Video — A Usability Option
We all like to think other people use a website the same way we do; however, this simply isn’t true. Some people only scan or search sites, some dig deep into sections while others do both—everyone uses a site differently. These interactions are also affected by how usable your site is. People often think usability comes down to one thing—how easy your website is to navigate. But an often-overlooked aspect revolves around how easy it is for users to consume, interact or appreciate what you have to offer.
You might think video is an easy way to make your site more usable, especially since it has become increasingly easy to include on the web. But just putting video up on your site doesn’t automatically make it better or easier to use.
It’s About Options
The driving factor of including video on your site should be to make your content more accessible and enriching to site visitors, not what other sites are doing. If your videos are of poor quality, it will be just as big of a detriment as having messy navigation. In addition, a lengthy video is just as ineffective as having too much copy. People will quickly tune out if they feel their time is being wasted, so it’s important to keep videos and related content useful, effective and concise.
I find it refreshing when I visit a website that offers multiple ways of interacting with the content. If I can watch a short video or quickly scan a list of specs to easily make the choice of what to do next, I can decide which I have time for and get the experience I need at that specific moment.
Giving users content options has just as much to do with the environment they are in, their time availability and the type of content as it has to do with their behavior patterns and learning behaviors.
Learn by Watching vs. Learn by Reading
Unless you have a niche website, your visitors are likely to be from all walks of life and locations—viewing from home, libraries, offices and on the go. And just as peoples’ computers are different, so are their learning styles—some people like to watch to get the idea, whereas others want to read carefully before jumping into things.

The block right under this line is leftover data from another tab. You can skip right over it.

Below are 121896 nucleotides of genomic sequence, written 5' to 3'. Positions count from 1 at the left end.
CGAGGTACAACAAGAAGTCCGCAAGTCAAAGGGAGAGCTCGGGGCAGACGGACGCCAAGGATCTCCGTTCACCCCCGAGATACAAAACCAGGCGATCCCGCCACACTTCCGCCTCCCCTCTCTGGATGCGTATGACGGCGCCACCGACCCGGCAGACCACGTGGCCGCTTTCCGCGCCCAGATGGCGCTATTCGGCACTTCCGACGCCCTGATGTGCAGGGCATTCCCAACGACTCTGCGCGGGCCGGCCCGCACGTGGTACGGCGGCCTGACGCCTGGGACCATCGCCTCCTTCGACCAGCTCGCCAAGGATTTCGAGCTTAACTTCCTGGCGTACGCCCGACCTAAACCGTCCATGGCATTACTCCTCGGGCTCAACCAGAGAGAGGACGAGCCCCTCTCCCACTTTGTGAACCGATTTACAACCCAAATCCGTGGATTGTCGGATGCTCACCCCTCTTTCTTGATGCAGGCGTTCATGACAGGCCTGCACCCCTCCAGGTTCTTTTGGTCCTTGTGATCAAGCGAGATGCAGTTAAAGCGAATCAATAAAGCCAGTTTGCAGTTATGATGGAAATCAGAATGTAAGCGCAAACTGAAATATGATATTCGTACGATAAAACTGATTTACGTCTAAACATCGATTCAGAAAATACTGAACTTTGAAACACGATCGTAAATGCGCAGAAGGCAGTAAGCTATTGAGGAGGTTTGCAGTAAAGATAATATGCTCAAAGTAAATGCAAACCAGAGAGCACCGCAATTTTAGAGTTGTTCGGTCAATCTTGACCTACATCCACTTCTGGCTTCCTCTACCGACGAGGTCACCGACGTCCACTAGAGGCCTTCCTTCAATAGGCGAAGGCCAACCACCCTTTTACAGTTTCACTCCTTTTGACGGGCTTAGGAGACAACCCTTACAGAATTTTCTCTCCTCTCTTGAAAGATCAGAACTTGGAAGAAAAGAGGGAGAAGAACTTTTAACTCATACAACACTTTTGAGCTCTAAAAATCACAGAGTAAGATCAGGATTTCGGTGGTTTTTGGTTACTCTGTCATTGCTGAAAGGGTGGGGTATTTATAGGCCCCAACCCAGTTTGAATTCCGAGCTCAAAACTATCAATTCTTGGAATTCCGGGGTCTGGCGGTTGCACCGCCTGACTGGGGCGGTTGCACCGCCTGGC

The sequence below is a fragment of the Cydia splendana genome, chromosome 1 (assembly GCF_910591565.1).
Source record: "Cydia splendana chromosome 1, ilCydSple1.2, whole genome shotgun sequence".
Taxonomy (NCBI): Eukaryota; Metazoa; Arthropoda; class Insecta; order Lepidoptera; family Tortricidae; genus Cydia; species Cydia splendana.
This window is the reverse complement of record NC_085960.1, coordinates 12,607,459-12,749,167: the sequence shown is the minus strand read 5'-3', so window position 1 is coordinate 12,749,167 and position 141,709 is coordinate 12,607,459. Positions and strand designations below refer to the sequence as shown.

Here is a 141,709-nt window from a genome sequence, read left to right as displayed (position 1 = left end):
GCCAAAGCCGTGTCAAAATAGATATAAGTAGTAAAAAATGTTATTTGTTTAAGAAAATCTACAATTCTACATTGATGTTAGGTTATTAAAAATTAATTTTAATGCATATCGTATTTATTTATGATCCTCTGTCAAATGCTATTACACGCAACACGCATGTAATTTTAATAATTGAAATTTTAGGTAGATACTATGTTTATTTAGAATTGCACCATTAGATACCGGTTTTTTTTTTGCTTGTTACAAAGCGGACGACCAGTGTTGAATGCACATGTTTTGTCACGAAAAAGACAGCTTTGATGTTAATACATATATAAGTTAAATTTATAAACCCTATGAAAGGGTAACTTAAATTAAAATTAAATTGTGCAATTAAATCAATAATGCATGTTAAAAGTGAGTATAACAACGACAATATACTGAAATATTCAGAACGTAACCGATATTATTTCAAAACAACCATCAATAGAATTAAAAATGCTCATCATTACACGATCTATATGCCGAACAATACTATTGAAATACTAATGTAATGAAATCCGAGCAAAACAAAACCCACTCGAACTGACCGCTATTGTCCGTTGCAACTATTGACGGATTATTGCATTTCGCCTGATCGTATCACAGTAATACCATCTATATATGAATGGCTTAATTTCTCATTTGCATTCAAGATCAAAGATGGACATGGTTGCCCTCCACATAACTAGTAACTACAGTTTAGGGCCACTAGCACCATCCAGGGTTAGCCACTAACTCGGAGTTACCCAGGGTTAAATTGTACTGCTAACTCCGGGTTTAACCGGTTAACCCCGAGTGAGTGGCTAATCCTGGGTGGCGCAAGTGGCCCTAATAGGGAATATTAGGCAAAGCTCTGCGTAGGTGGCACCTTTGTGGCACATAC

Your site might have the best video that perfectly depicts what you offer, but if a visitor is working in a crowded office without headphones and doesn’t want to fire up a video that will make co-workers snub them for watching at work, having equally effective written content is just as useful. Bandwidth for on the go users could lead to a choppy mobile experience with just video.
Conversely, by watching a quick video, users may be able to quickly jump to taking the next step to buy, subscribe or join when they might not otherwise take while visiting your site.
More Than Just Cover Your SEO Bases
The SEO improvements of having video from YouTube or Vimeo included on your site are obvious, but the benefits go beyond simple searches on the greater web. Technology keeps changing the way users are able to customize the Internet to work for them, which may lead to your content being found on other networks than your own site. Many people now skip leveraging search engines to find pertinent content and instead go straight to the likes of YouTube and Facebook to find what they need.
For example while recently deciding whether I should jailbreak an older iPhone, a friend suggested I directly search YouTube for video tutorials instead of the broader Internet for how-to information. Likewise, content tends to get posted on Facebook faster than it takes you to update your site. For the user that lives on Facebook, having a short paragraph and video that can be easily shared is a great way to ensure multiple audiences can quickly access your content.
Conclusion and Best Practices
People learn and consume information differently and in more ways than ever before. While you don’t need to double down on content entirely, making content effective for more audiences will only help engage your users. Augmenting the experience to fill gaps should be the goal. With the ease of including a YouTube or Vimeo link on your site, you can use video to engage users and successfully deliver the content they seek.
Best practices should include:
- Keep it simple. Your video doesn’t have to be high production to be effective, but it should inform the user quickly and efficiently.
- Keep it short. A one to two-minute video should be sufficient. If your video is longer, consider breaking it up into segments.
- Keep it relevant. Accompany your videos with related textual content so people who can’t interact with a video immediately can still obtain relevant information.